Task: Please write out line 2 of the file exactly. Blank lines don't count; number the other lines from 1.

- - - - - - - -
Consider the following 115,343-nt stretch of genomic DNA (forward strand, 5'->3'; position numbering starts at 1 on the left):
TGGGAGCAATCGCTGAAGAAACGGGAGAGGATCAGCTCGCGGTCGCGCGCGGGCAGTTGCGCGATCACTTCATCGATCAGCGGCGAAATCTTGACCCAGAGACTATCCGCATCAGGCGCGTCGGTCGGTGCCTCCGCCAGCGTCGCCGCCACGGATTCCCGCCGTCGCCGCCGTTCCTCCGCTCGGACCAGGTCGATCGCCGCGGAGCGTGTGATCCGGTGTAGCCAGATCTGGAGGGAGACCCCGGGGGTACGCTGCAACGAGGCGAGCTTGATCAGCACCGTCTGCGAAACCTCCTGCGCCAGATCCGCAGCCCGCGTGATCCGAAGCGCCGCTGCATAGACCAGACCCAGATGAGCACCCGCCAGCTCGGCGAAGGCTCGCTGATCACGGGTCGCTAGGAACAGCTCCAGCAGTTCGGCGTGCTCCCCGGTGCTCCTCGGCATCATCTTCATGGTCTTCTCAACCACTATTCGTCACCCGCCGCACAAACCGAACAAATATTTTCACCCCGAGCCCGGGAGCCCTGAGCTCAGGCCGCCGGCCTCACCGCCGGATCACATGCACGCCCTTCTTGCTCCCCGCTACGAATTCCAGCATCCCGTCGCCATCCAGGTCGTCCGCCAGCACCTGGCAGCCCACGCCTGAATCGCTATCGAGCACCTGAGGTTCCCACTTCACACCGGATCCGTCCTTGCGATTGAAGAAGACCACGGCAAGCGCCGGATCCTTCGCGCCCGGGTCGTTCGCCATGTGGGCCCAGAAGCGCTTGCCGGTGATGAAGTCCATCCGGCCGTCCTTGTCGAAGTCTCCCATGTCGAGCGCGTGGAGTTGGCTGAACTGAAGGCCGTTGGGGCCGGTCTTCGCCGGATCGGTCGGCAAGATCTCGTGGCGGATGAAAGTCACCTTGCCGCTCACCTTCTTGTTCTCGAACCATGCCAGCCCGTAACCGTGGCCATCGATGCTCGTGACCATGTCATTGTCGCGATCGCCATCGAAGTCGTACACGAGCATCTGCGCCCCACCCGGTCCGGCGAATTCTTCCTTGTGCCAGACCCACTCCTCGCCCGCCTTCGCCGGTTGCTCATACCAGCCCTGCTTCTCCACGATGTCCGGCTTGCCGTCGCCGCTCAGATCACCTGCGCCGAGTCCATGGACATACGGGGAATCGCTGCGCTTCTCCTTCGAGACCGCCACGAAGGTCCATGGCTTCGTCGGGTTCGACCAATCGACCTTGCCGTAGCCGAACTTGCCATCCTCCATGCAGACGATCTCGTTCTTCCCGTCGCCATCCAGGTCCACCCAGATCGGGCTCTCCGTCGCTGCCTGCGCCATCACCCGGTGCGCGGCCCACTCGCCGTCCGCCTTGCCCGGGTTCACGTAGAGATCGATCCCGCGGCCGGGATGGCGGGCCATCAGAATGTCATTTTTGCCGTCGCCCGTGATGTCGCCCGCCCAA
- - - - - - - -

TGGGAGCAATCGCTGAAGAAACGGGAGAGGATCAGCTCGCGGTCGCGCGCGGGCAGTTGCGCGATCACTTCATCGATCAGCGGCGAAATCTTGACCCAGAGACTATCCGCATCAGGCGCGTCGGTCGGTGCCTCCGCCAGCGTCGCCGCCACGGATTCCCGCCGTCGCCGCCGTTCCTCCGCTCGGACCAGGTCGATCGCCGCGGAGCGTGTGATCCGGTGTAGCCAGATCTGGAGGGAGACCCCGGGGGTACGCTGCAACGAGGCGAGCTTGATCAGCACCGTCTGCGAAACCTCCTGCGCCAGATCCGCAGCCCGCGTGATCCGAAGCGCCGCTGCATAGACCAGACCCAGATGAGCACCCGCCAGCTCGGCGAAGGCTCGCTGATCACGGGTCGCTAGGAACAGCTCCAGCAGTTCGGCGTGCTCCCCGGTGCTCCTCGGCATCATCTTCATGGTCTTCTCAACCACTATTCGTCACCCGCCGCACAAACCGAACAAATATTTTCACCCCGAGCCCGGGAGCCCTGAGCTCAGGCCGCCGGCCTCACCGCCGGATCACATGCACGCCCTTCTTGCTCCCCGCTACGAATTCCAGCATCCCGTCGCCATCCAGGTCGTCCGCCAGCACCTGGCAGCCCACGCCTGAATCGCTATCGAGCACCTGAGGTTCCCACTTCACACCGGATCCGTCCTTGCGATTGAAGAAGACCACGGCAAGCGCCGGATCCTTCGCGCCCGGGTCGTTCGCCATGTGGGCCCAGAAGCGCTTGCCGGTGATGAAGTCCATCCGGCCGTCCTTGTCGAAGTCTCCCATGTCGAGCGCGTGGAGTTGGCTGAACTGAAGGCCGTTGGGGCCGGTCTTCGCCGGATCGGTCGGCAAGATCTCGTGGCGGATGAAAGTCACCTTGCCGCTCACCTTCTTGTTCTCGAACCATGCCAGCCCGTAACCGTGGCCATCGATGCTCGTGACCATGTCATTGTCGCGATCGCCATCGAAGTCGTACACGAGCATCTGCGCCCCACCCGGTCCGGCGAATTCTTCCTTGTGCCAGACCCACTCCTCGCCCGCCTTCGCCGGTTGCTCATACCAGCCCTGCTTCTCCACGATGTCCGGCTTGCCGTCGCCGCTCAGATCACCTGCGCCGAGTCCATGGACATACGGGGAATCGCTGCGCTTCTCCTTCGAGACCGCCACGAAGGTCCATGGCTTCGTCGGGTTCGACCAATCGACCTTGCCGTAGCCGAACTTGCCATCCTCCATGCAGACGATCTCGTTCTTCCCGTCGCCATCCAGGTCCACCCAGATCGGGCTCTCCGTCGCTGCCTGCGCCATCACCCGGTGCGCGGCCCACTCGCCGTCCGCCTTGCCCGGGTTCACGTAGAGATCGATCCCGCGGCCGGGATGGCGGGCCATCAGAATGTCATTTTTGCCGTCGCCCGTGATGTCGCCCGCCCAA